Mystery retail descriptor appears !


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My wife's computer and mine were running W7 OEM before we did the free conversion to W10. I have had several OEMs but never a retail... I have run the script that identifies our installations and in both cases it describes them as "RETAIL"... Does that mean that next time I build a computer I can install the W10s as retail ? If I simply move the system with macrium images and fix the drivers, will they fire up as authorized ?
 

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The underlying license will be the same as before the upgrade - if it was OEM then you’ll not be able to use the key on another PC. The partial key shown is the Pro generic key which all Windows 10 Pro users have. Same with Home users.
Should you enter this key on a new PC which doesn’t have a Pro key it may unlock Pro but you’d eventually have to enter a genuine key.
 
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The underlying license will be the same as before the upgrade - if it was OEM then you’ll not be able to use the key on another PC. The partial key shown is the Pro generic key which all Windows 10 Pro users have. Same with Home users.
Should you enter this key on a new PC which doesn’t have a Pro key it may unlock Pro but you’d eventually have to enter a genuine key.
Thanks for that... How confusing of Microsoft.... If I look at properties on 'My PC' it gives me all the Device and product numbers but does not show OEM or Retail etc.... Is there a screen or script that shows that ?
 
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There are scripts which will show what keys are installed, whether this will show if they are retail or OEM I don’t know.
Run this cmd within powershell with admin powershell “(Get-WmiObject -query ‘select * from SoftwareLicensingService’).OA3xOriginalProductKey”
Or wmic path softwarelicensingservice get OA3xOriginalProductKey if using cmd prompt.
Or: Check this program to reveal if there’s a key embedded in the BIOS:
Or: Download and run this: https://www.microsoft.com/p/showkeyplus/9pkvzcprx9nv to find all keys used on the PC.
If it doesn’t show any key then don’t worry as this is normal if the PC came with Windows 10.
 
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There are scripts which will show what keys are installed, whether this will show if they are retail or OEM I don’t know.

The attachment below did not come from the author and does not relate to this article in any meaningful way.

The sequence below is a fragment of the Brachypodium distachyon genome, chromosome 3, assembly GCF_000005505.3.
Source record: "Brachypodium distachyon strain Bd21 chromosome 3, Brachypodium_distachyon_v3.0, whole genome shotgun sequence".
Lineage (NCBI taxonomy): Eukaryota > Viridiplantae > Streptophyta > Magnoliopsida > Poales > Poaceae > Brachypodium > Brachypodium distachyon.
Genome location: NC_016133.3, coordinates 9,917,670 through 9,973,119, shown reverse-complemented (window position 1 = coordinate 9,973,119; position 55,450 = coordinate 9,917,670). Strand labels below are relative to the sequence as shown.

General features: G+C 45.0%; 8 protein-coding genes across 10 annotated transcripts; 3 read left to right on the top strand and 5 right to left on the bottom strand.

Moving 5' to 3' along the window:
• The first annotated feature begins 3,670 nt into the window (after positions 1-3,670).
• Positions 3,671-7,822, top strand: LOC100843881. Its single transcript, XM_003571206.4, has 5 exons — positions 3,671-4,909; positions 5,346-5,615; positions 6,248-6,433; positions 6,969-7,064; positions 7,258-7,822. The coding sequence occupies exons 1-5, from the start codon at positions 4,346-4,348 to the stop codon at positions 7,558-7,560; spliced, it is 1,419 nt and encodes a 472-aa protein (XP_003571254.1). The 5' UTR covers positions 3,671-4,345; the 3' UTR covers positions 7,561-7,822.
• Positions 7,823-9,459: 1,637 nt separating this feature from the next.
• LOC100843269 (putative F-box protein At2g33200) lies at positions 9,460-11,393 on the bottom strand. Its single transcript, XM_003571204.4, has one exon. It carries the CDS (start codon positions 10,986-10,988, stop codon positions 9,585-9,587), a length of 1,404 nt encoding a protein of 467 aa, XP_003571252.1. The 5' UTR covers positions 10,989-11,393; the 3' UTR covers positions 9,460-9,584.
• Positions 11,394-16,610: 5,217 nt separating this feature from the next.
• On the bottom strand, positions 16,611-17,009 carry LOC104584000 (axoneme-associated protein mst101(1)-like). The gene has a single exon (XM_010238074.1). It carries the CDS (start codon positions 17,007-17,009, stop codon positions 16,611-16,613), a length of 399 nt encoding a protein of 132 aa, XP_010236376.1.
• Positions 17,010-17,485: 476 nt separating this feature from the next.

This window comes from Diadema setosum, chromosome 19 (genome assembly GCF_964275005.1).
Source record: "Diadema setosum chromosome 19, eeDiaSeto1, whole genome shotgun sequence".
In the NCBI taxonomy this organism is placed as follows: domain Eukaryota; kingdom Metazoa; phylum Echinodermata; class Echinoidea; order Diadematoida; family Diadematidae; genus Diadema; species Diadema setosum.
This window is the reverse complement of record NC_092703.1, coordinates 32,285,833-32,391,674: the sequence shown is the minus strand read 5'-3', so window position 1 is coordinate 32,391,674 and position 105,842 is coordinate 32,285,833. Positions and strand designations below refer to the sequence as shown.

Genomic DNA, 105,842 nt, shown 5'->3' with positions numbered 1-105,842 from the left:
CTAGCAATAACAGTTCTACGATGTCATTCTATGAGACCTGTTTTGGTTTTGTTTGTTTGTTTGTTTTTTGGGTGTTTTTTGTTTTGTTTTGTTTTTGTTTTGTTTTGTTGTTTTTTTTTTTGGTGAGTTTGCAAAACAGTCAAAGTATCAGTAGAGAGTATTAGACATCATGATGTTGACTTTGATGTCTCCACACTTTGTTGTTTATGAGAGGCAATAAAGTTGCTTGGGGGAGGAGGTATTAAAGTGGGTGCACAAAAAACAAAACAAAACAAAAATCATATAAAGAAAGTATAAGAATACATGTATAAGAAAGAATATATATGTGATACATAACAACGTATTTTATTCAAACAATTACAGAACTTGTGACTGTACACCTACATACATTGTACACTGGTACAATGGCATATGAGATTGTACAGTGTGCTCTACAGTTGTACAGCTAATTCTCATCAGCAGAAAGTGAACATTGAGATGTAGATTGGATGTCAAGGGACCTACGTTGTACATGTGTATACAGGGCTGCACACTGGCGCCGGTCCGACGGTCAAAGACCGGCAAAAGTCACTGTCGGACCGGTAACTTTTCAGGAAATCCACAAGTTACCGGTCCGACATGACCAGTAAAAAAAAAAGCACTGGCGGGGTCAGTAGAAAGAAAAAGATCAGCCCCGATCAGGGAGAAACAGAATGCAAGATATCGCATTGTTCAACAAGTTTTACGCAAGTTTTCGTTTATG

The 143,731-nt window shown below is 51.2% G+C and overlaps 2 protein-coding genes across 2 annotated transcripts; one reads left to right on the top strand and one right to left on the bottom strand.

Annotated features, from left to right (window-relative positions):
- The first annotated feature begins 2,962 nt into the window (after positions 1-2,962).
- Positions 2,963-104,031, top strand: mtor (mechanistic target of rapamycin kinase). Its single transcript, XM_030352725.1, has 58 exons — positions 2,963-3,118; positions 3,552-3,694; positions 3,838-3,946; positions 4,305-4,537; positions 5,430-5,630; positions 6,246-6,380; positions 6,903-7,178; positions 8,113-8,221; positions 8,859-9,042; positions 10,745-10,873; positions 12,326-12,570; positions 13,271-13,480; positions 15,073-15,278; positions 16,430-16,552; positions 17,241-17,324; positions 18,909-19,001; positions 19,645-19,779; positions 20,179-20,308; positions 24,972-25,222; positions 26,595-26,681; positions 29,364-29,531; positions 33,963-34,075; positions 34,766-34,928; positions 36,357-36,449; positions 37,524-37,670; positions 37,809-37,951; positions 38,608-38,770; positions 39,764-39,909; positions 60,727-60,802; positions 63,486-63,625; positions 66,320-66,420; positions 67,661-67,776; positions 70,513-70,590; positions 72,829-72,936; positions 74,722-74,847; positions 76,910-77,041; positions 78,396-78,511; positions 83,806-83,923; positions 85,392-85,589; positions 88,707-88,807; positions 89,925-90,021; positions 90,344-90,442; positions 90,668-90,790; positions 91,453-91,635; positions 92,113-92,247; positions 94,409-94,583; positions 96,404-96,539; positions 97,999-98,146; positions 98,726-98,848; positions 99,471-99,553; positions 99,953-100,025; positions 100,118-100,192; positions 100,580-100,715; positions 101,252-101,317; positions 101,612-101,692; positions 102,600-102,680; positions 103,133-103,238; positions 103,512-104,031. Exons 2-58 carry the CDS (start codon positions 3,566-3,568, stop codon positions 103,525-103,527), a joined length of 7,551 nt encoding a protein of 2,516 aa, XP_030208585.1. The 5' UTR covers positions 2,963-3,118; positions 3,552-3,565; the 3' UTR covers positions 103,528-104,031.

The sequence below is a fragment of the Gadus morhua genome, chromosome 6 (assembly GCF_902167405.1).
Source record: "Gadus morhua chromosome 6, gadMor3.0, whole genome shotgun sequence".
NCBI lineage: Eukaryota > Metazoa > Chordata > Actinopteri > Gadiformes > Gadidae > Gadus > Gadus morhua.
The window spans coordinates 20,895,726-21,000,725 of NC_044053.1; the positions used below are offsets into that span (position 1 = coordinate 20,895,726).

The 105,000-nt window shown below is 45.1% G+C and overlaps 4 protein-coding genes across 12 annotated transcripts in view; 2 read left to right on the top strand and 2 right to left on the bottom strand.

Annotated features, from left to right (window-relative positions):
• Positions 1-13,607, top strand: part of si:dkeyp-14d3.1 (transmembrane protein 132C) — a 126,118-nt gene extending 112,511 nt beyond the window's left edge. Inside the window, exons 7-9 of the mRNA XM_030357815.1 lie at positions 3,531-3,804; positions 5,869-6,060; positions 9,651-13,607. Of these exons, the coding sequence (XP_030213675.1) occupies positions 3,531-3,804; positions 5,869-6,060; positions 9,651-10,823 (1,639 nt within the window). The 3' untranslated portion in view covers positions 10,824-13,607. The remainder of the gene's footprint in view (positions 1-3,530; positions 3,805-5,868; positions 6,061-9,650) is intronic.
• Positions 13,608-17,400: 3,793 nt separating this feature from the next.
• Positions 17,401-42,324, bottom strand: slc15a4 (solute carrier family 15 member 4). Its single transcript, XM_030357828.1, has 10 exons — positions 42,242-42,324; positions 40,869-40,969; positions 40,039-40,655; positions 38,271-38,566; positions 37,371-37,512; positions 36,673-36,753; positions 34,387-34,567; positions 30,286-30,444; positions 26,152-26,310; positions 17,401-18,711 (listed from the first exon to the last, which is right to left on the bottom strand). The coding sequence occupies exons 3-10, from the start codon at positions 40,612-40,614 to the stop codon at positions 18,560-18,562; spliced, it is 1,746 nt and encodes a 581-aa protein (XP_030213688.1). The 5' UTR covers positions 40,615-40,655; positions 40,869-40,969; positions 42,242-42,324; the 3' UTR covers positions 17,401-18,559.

Run this cmd within powershell with admin powershell “(Get-WmiObject -query ‘select * from SoftwareLicensingService’).OA3xOriginalProductKey”
Or wmic path softwarelicensingservice get OA3xOriginalProductKey if using cmd prompt.
Or: Check this program to reveal if there’s a key embedded in the BIOS:
Or: Download and run this: https://www.microsoft.com/p/showkeyplus/9pkvzcprx9nv to find all keys used on the PC.
If it doesn’t show any key then don’t worry as this is normal if the PC came with Windows 10.
Can't find the OEM/Retail descriptor with these but yes I have the key...... I always assemble my own PCs and buy an OEM license for $10 or so.... So its no big deal....... So I was just being curious about how to tell the underlying privileges of a system and how it worked
 
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If you have only purchased OEM then the underlying license will still be OEM.
Many users have found their PC is showing retail rather than OEM after upgrading. It’s quite puzzling.
 
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It's moot anyway. If you convert an OEM license to a digital license tied to your Microsoft ID you can activate that license on a new PC by signing in with that Microsoft ID (the old PC will then not have a valid license of course). Although this feature is designed to allow motherboard and/or CPU swaps in the original OEM PC, it will work perfectly well even if the entire PC is changed.

See https://support.microsoft.com/en-us/windows/activate-windows-c39005d4-95ee-b91e-b399-2820fda32227
 
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The generic license is connected to the original key which is OEM which cannot be transferred imo.
I wonder if anyone has successfully transferred an OEM key which shows as retail to a new PC.
 
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The generic license is connected to the original key which is OEM which cannot be transferred imo.
I wonder if anyone has successfully transferred an OEM key which shows as retail to a new PC.
It's true that an OEM license cannot be transferred. However changing to a digital license, which was created to allow motherboard and CPU changes to an OEM licensed PC, do allow the activation of OEM Windows on a completely new PC - I've done it. This may not be to the spirit of Microsoft's intentions in creating the digital license but detailed reading of the 'Windows Activation' link I posted above does not specifically preclude it. Bottom line, it works.
 
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It is certainly strange. As long as it remains activated then it does work. I’ll remember that.
 

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